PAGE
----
When you were in high school, your family may have helped keep you on schedule. Without that—and with more distractions—you may find that you get to bed much later than you meant to (or need to).  Sometimes you may need to say no to an activity, even if it’s a really fun one! If you’re hanging out with friends who don’t share an early morning class time with you, for instance, you may need to leave early with a plan to catch up the next day. You may even be able to enjoy your friends more when you feel alert and refreshed!  

You can’t always stay on track, of course. It’s fine to try to catch up with a nap if you’ve had a late night or two, but try to identify what’s keeping you from getting to bed on time so you can figure out how to address it.  

If your coursework is keeping you up late, pace your workload so you’re not cramming or pulling all-nighters to get assignments done. If you feel overwhelmed or need assistance with study skills, including efficiency, reach out to your school’s student resource center for tutoring or other help.

Limit Late-Night Scrolling

Do you find yourself on your phone later than you meant to be? Just like setting a bedtime for yourself, setting tech limits can be easier said than done. Setting a timer on your phone can provide an external reminder that it’s time to power down. Another alternative: Set a timer somewhere else in the room, such as on your microwave, so it takes more effort to silence it. Even that small extra step may be enough to pull you away from your phone and prompt you to disengage.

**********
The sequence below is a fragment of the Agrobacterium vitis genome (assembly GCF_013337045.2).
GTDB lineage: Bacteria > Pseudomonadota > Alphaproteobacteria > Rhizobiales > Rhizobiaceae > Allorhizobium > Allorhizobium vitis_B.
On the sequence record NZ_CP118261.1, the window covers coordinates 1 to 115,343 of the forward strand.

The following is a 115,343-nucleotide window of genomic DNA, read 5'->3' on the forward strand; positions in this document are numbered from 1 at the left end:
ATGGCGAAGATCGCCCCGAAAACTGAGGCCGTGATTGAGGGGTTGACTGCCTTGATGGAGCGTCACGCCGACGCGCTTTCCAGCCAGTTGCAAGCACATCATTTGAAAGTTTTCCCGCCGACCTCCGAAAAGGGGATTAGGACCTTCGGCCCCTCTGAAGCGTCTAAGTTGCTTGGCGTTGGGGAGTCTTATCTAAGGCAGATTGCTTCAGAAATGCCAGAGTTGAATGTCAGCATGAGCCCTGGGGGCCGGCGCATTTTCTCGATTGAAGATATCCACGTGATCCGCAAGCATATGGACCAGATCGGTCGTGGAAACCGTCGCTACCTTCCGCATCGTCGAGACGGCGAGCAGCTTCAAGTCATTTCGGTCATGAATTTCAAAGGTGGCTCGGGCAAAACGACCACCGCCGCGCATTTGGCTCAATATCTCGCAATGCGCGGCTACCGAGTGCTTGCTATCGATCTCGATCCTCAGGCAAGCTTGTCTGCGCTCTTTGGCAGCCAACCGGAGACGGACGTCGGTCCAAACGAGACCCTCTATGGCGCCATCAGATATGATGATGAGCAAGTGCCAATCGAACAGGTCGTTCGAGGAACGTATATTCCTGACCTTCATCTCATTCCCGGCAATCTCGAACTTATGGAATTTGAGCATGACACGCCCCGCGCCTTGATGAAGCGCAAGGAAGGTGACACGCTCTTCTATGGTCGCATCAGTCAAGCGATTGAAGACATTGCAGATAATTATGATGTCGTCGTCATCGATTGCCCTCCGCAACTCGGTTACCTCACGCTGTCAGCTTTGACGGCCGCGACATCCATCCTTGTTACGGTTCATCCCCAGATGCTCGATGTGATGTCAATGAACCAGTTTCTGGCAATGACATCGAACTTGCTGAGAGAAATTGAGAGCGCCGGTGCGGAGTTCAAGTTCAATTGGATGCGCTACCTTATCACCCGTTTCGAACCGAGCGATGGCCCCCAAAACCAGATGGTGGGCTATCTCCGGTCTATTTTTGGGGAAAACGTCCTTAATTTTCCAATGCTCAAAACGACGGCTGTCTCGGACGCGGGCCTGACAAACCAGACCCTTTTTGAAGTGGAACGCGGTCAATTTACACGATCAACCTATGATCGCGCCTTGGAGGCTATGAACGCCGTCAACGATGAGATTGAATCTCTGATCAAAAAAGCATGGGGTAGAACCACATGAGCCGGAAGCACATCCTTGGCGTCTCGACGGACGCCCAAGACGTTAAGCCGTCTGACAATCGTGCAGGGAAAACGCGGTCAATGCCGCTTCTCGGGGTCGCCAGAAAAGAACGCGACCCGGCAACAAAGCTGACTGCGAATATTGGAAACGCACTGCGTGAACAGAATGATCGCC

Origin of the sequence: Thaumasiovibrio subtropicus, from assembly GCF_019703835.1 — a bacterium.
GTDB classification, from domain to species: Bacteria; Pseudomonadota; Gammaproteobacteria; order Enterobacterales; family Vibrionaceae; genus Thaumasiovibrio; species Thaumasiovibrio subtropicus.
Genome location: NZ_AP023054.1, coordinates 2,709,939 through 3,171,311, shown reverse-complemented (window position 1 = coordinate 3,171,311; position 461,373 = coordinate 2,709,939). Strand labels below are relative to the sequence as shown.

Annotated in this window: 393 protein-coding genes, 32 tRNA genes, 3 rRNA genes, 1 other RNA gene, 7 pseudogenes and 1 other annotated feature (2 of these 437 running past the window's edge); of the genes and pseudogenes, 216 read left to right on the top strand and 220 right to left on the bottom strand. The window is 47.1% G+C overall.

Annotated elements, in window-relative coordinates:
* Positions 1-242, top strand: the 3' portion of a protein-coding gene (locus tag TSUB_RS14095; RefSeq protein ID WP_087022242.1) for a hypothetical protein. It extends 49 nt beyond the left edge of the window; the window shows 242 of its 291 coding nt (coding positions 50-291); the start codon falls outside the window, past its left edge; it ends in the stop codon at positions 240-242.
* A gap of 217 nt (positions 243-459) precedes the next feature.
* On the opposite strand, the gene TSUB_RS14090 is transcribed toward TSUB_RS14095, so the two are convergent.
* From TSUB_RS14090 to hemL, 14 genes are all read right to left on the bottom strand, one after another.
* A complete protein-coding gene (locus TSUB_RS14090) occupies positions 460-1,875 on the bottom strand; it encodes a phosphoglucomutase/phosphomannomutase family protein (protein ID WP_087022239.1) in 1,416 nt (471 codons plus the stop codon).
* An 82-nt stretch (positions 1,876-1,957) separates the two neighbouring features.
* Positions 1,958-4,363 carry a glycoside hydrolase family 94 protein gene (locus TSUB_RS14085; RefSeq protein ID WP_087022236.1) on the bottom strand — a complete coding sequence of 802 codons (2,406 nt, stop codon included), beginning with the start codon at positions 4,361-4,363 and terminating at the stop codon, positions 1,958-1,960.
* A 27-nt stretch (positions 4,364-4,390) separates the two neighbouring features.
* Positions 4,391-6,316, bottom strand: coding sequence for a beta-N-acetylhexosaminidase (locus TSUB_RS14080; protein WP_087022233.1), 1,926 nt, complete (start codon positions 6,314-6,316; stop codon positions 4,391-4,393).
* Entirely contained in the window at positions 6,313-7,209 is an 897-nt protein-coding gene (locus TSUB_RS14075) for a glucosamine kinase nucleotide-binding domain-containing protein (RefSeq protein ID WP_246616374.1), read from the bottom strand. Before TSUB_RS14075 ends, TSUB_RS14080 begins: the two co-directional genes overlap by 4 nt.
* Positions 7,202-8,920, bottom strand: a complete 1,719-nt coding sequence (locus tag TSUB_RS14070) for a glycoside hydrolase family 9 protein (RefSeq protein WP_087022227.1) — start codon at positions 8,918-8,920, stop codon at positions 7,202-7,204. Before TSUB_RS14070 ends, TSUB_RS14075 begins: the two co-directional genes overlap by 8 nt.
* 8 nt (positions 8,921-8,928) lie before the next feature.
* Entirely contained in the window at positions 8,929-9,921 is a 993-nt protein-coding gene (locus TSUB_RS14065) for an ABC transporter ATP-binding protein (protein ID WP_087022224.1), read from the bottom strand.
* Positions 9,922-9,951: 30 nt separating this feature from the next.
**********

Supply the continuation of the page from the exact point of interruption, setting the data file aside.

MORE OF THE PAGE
It’s also important to stay off your phone in the middle of the night. If notifications aren’t silenced, incoming messages can easily rouse you. (You can still allow calls and messages from essential contacts in case there’s an emergency.) If you happen to wake up in the middle of the night, resist the urge to check your phone. Glancing at the time is OK, but resist the urge to check for new notifications.

Sleep In Your Bed

It is tempting to use your bed as a couch, desk, snack table, and entertainment hub. Ideally, beds and bedrooms are used only for sleep so getting in bed creates the mental association that it’s time to go to sleep. But that isn’t always easy in a dorm room. “College students often live in very cramped quarters, where beds become a second living room and social space,” says Pallas Ziporyn, project coordinator for Sleep 101, a 45-minute online sleep-health course for college students that’s part of Brigham and Women’s Hospital’s Sleep Matters Initiative. 

Try to reserve your bed for sleep, and study at the library or hang out in one of your dorm’s common areas. If that isn’t possible, allow enough transition time after studying or socializing to wind down for your soothing bedtime routine

Be Mindful of Caffeine, Alcohol, and Substances

What you ingest has an effect on your body and brain. There’s a belief that alcohol and other drugs, including over-the-counter drugs, help with relaxation and sleep. Alcohol, for example, may help you fall asleep faster, but it can also disrupt your sleep cycle, including your dreams, and worsen your sleep quality. Limiting alcohol, caffeine, and substances will allow for the healthiest night’s sleep.